Lordstown Motors is preparing to sue Foxconn, the Taiwanese manufacturer once considered a savior to the beleaguered EV maker.
Lordstown said Friday in a regulatory filing that it will sue Foxconn if the company pulls out of an investment agreement and fails to buy nearly 10% of the EV company’s shares. The threat of litigation comes as Lordstown scrambles to raise capital and stay in business. Lordstown said in its first-quarter earnings report that it would likely cease production of its Endurance pickup truck “in the near future” after repeated production delays, failing to find a strategic partner for the truck and extremely limited ability to raise capital in the current market environment.
The EV maker, which became publicly traded following a merger with a special purpose acquisition company, has faced a long string of capital challenges and internal scandals.
In September 2021, it appeared that Lordstown had found a solution when Foxconn agreed to buy its 6.2-million-square-foot factory in Ohio and build its EVs. Foxconn agreed, at the time, to pay $230 million for the facility and buy about 10% of the Lordstown’s common stock for $47.3 million.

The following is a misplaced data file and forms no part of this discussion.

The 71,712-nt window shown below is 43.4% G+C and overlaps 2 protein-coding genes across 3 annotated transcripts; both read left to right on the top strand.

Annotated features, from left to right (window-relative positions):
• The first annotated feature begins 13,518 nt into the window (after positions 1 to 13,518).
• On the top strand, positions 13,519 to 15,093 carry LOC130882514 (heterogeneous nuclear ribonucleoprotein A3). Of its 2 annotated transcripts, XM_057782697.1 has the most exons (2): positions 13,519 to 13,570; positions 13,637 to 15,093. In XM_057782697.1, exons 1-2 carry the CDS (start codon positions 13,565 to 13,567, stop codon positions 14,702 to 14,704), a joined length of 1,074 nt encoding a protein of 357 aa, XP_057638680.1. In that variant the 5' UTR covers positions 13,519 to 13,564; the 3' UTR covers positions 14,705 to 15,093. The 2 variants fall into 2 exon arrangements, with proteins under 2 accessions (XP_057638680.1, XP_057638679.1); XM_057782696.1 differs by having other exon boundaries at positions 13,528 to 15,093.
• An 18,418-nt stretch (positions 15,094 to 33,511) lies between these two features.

The relationship frayed, however, as Lordstown’s share price fell below $1, prompting Nasdaq to issue a delisting warning. Foxconn sent a letter in April 2023 to Lordstown stating the automaker was in breach of the investment agreement because its stock price fell below $1 for 30 days and was at risk of being delisted on the Nasdaq exchange. Foxconn warned it would terminate the investment agreement if the breach was not resolved within 30 days.
Lordstown cautioned investors in May 2023 that it could be forced to file for bankruptcy because Foxconn had threatened to pull out of the critical funding deal. Lordstown’s board has since approved a 1:15 reverse stock split during its shareholder meeting May 22 in a last-ditch move meant to pull the EV automaker out of the penny stock doldrums and salvage its deal with Foxconn.